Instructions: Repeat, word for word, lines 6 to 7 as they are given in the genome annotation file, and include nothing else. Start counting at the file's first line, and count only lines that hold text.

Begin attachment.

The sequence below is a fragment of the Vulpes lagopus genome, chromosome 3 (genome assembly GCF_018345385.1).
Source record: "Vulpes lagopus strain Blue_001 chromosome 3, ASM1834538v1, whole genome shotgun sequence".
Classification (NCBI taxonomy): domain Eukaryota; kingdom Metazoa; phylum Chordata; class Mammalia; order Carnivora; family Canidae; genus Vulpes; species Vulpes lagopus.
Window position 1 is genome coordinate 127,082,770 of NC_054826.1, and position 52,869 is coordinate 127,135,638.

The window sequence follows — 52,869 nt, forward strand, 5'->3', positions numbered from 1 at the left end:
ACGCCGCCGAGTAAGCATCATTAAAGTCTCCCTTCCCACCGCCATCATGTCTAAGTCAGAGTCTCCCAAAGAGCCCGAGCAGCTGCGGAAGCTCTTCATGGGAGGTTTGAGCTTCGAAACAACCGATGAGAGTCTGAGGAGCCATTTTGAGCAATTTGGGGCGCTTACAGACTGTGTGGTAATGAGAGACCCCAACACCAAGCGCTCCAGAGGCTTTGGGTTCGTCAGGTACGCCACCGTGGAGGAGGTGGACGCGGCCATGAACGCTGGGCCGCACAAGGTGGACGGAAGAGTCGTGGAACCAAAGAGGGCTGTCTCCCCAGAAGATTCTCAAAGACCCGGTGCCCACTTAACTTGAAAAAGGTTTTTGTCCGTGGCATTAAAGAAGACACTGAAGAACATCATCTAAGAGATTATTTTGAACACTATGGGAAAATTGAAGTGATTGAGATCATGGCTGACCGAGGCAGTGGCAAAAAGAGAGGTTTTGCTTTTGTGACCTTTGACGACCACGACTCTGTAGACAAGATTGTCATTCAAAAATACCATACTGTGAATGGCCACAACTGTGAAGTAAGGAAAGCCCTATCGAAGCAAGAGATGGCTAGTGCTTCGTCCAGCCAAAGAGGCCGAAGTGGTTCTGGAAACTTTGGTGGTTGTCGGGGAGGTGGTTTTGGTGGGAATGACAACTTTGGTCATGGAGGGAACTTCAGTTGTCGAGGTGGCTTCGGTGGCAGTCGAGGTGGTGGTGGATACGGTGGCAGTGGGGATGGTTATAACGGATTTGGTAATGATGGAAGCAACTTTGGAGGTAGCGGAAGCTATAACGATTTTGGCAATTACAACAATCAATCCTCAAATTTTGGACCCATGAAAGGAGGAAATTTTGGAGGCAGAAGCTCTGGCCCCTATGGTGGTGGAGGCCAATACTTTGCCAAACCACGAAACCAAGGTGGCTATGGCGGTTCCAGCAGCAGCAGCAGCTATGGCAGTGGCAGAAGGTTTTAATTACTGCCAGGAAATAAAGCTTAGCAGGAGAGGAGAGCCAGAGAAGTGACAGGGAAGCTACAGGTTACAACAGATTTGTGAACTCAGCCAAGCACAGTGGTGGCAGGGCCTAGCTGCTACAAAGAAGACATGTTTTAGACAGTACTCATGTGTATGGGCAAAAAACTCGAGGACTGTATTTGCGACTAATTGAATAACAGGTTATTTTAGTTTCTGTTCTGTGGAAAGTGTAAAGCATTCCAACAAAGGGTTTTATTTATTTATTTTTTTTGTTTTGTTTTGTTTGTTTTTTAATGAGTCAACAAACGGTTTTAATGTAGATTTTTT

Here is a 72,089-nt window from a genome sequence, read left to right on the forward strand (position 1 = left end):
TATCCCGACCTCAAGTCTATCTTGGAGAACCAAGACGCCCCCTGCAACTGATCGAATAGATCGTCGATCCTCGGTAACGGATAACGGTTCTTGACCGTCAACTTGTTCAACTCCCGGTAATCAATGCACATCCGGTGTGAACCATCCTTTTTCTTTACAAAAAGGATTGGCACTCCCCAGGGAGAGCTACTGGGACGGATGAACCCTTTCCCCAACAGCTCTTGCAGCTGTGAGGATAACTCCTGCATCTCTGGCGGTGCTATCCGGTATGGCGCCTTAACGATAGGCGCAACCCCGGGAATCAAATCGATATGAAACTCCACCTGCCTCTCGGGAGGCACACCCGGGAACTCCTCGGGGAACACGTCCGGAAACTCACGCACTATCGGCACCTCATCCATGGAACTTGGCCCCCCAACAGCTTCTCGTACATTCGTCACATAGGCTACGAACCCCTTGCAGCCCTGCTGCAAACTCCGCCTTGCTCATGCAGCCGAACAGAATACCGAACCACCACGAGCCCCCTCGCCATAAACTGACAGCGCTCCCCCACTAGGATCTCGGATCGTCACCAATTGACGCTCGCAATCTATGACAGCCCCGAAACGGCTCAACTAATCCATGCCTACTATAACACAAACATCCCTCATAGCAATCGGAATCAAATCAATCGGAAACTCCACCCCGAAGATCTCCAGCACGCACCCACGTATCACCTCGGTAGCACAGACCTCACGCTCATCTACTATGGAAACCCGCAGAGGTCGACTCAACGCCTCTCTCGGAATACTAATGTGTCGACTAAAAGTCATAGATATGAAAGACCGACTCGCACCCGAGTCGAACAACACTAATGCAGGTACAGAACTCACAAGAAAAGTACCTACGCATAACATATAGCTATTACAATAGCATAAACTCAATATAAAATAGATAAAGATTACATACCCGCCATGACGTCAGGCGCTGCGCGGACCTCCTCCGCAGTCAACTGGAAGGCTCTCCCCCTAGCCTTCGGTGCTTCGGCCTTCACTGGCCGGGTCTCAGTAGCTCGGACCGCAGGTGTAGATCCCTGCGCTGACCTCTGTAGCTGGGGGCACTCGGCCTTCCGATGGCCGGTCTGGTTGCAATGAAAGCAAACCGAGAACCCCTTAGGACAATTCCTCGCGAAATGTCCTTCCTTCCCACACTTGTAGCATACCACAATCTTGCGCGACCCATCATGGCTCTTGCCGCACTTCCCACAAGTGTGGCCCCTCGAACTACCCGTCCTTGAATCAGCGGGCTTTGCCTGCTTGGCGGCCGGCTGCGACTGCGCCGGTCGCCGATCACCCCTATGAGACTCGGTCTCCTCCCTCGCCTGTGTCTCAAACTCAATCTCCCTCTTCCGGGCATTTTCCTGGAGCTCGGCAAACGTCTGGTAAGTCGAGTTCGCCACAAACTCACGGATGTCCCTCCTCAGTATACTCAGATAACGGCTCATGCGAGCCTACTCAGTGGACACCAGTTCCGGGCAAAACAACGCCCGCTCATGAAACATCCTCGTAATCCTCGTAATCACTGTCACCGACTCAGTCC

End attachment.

ACGCCGCCGAGTAAGCATCATTAAAGTCTCCCTTCCCACCGCCATCATGTCTAAGTCAGAGTCTCCCAAAGAGCCCGAGCAGCTGCGGAAGCTCTTCATGGGAGGTTTGAGCTTCGAAACAACCGATGAGAGTCTGAGGAGCCATTTTGAGCAATTTGGGGCGCTTACAGACTGTGTGGTAATGAGAGACCCCAACACCAAGCGCTCCAGAGGCTTTGGGTTCGTCAGGTACGCCACCGTGGAGGAGGTGGACGCGGCCATGAACGCTGGGCCGCACAAGGTGGACGGAAGAGTCGTGGAACCAAAGAGGGCTGTCTCCCCAGAAGATTCTCAAAGACCCGGTGCCCACTTAACTTGAAAAAGGTTTTTGTCCGTGGCATTAAAGAAGACACTGAAGAACATCATCTAAGAGATTATTTTGAACACTATGGGAAAATTGAAGTGATTGAGATCATGGCTGACCGAGGCAGTGGCAAAAAGAGAGGTTTTGCTTTTGTGACCTTTGACGACCACGACTCTGTAGACAAGATTGTCATTCAAAAATACCATACTGTGAATGGCCACAACTGTGAAGTAAGGAAAGCCCTATCGAAGCAAGAGATGGCTAGTGCTTCGTCCAGCCAAAGAGGCCGAAGTGGTTCTGGAAACTTTGGTGGTTGTCGGGGAGGTGGTTTTGGTGGGAATGACAACTTTGGTCATGGAGGGAACTTCAGTTGTCGAGGTGGCTTCGGTGGCAGTCGAGGTGGTGGTGGATACGGTGGCAGTGGGGATGGTTATAACGGATTTGGTAATGATGGAAGCAACTTTGGAGGTAGCGGAAGCTATAACGATTTTGGCAATTACAACAATCAATCCTCAAATTTTGGACCCATGAAAGGAGGAAATTTTGGAGGCAGAAGCTCTGGCCCCTATGGTGGTGGAGGCCAATACTTTGCCAAACCACGAAACCAAGGTGGCTATGGCGGTTCCAGCAGCAGCAGCAGCTATGGCAGTGGCAGAAGGTTTTAATTACTGCCAGGAAATAAAGCTTAGCAGGAGAGGAGAGCCAGAGAAGTGACAGGGAAGCTACAGGTTACAACAGATTTGTGAACTCAGCCAAGCACAGTGGTGGCAGGGCCTAGCTGCTACAAAGAAGACATGTTTTAGACAGTACTCATGTGTATGGGCAAAAAACTCGAGGACTGTATTTGCGACTAATTGAATAACAGGTTATTTTAGTTTCTGTTCTGTGGAAAGTGTAAAGCATTCCAACAAAGGGTTTTATTTATTTATTTTTTTTGTTTTGTTTTGTTTGTTTTTTAATGAGTCAACAAACGGTTTTAATGTAGATTTTTT

Here is a 72,089-nt window from a genome sequence, read left to right on the forward strand (position 1 = left end):